Petition for Writ of Certiorari to Review Quasi-Judicial Action: Agencies, Boards, and Commissions of Local Government: EMPLOYMENT – there is competent substantial evidence in the record to support City’s termination of employee for improper use of city’s computer system – although city’s computer policy had not been consistently or routinely enforced, as a level three systems programmer, employee was in a greater position of trust and responsibility than other city employees – while hearing officer erred in not admitting newspaper articles, error was not serious enough to result in a gross miscarriage of justice – Petition denied.  Kulig v. City of Clearwater, No. 04-0081AP-88A (Fla. 6th Cir. App. Ct. Jan. 5, 2006). 

 

 

IN THE CIRCUIT COURT FOR THE SIXTH JUDICIAL CIRCUIT

IN AND FOR PINELLAS COUNTY, FLORIDA

APPELLATE DIVISION

 

 

MIGLENA KULIG,

                        Petitioner,

 

vs.                                                                                                Appeal No. 04-0081AP-88A

                                                                                                    UCN522004AP000081XXXXCV

 

CITY OF CLEARWATER,

                        Respondent.

________________________________________________/

 

 

ORDER DENYING PETITION FOR WRIT OF CERTIORARI

 

            THIS CAUSE came before the Court on the Petition for Writ of Certiorari, the Response, and the Reply.  Upon consideration of the same and being otherwise fully advised, the Court finds that the Petition must be denied as set forth below.

            The Petitioner, Miglena Kulig (Kulig), seeks review of the Order of Determination of Penalty, entered November 4, 2004, in which the Civil Service Board of the City of Clearwater (City), upheld the termination of Kulig as recommended by the City’s Hearing Officer in his Final Order, entered September 20, 2004.  In reviewing the administrative action taken by the City, this Court must determine whether Kulig was afforded procedural due process, whether the essential requirements of law were observed, and whether the City’s findings and judgment are supported by competent substantial evidence.  See Haines City Community Development v. Heggs, 658 So.2d 523, 530 (Fla. 1995)(setting forth the standard of certiorari review of administrative action).  In considering the City’s Motion to Strike Portions of the Petitioner’s Appendix, the Court will not consider the Public Records Request, Appendix (App.) 208, as it was not developed as part of the record below.  See Fla. R. App. P. Rule 9.190(c)(1).  The Court will consider the Memorandum, App. 209, Memorandum, App. 210, and the St. Petersburg Times articles, App. 644-651, only to the extent that the hearing officer considered these documents in making its rulings.  The Court will also consider the Unemployment Appeals Commission Order, App. 618-620, as the Final Order reflects in finding of fact #18, that the hearing officer considered the underlying administrative decision of the Appeals Referee.[1]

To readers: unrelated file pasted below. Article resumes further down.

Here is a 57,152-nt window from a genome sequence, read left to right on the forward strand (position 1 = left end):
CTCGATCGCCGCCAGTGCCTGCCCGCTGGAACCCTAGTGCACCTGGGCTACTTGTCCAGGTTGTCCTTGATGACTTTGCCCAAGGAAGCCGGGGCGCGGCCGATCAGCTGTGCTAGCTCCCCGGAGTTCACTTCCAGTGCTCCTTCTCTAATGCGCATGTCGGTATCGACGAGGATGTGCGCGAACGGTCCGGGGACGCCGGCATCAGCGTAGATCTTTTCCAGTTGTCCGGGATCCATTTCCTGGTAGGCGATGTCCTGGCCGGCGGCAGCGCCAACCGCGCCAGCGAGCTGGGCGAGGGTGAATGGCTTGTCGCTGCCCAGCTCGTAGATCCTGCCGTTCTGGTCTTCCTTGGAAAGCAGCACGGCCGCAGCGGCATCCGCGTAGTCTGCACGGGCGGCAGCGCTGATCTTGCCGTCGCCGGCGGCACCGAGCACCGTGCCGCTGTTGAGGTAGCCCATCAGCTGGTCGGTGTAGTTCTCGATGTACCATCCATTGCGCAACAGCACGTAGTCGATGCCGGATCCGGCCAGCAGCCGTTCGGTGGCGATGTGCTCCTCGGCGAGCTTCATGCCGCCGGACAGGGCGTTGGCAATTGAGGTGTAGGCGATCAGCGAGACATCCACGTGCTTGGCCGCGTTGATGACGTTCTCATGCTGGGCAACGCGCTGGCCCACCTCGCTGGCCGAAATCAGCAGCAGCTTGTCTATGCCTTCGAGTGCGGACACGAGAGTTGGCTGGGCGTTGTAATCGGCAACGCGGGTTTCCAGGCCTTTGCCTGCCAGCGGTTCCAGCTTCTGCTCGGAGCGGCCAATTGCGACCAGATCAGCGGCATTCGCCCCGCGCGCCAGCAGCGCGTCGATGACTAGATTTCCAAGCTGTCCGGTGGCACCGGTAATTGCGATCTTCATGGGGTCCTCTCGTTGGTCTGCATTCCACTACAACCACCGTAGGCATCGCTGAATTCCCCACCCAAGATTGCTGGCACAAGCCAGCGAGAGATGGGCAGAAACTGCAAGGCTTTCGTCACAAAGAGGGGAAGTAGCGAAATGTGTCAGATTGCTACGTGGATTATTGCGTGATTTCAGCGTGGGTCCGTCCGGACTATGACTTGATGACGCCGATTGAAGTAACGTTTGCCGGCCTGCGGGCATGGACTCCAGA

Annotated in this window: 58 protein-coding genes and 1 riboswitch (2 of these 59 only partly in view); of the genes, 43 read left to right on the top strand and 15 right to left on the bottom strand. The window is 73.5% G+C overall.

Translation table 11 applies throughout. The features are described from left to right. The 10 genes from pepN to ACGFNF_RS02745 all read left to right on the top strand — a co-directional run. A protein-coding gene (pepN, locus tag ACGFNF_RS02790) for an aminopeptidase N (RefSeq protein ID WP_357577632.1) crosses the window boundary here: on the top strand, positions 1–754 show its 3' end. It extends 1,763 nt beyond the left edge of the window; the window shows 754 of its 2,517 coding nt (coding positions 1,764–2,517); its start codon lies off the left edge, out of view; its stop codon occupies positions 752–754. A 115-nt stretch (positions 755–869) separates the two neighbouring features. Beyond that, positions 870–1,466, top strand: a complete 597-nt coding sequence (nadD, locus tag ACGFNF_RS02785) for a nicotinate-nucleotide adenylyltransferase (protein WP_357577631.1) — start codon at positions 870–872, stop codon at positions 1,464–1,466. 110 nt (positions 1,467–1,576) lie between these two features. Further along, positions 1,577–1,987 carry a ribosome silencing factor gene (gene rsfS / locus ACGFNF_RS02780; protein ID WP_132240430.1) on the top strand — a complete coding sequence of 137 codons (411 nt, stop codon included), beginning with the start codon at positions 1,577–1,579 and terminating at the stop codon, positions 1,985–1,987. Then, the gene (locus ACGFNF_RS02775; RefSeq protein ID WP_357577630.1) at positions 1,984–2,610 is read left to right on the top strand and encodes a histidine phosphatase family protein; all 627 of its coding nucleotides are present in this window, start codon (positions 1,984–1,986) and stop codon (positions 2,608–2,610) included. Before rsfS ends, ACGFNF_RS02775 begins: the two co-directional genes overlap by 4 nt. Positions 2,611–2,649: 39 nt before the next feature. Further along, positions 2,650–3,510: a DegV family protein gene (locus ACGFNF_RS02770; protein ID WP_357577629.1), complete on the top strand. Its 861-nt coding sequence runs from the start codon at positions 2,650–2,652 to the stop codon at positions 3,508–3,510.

The record shows that Kulig was employed by the City in the Information Technology Department from January 19, 1999, until her termination on April 21, 2004.  Kulig was responsible for the administration of the Utility Billing System, the system that produces the utility bills for customers and maintains customer information systems for the City.  Kulig’s final position was as a Senior Systems Programmer.  During Kulig’s employment with the City, she received several positive reviews and commendations.  In 2000, Kulig received the “Reaching for Excellence” award and was nominated for Employee of the Month.  In 2002 through 2004, Kulig’s reviews began to reflect performance concerns, particularly communication with management.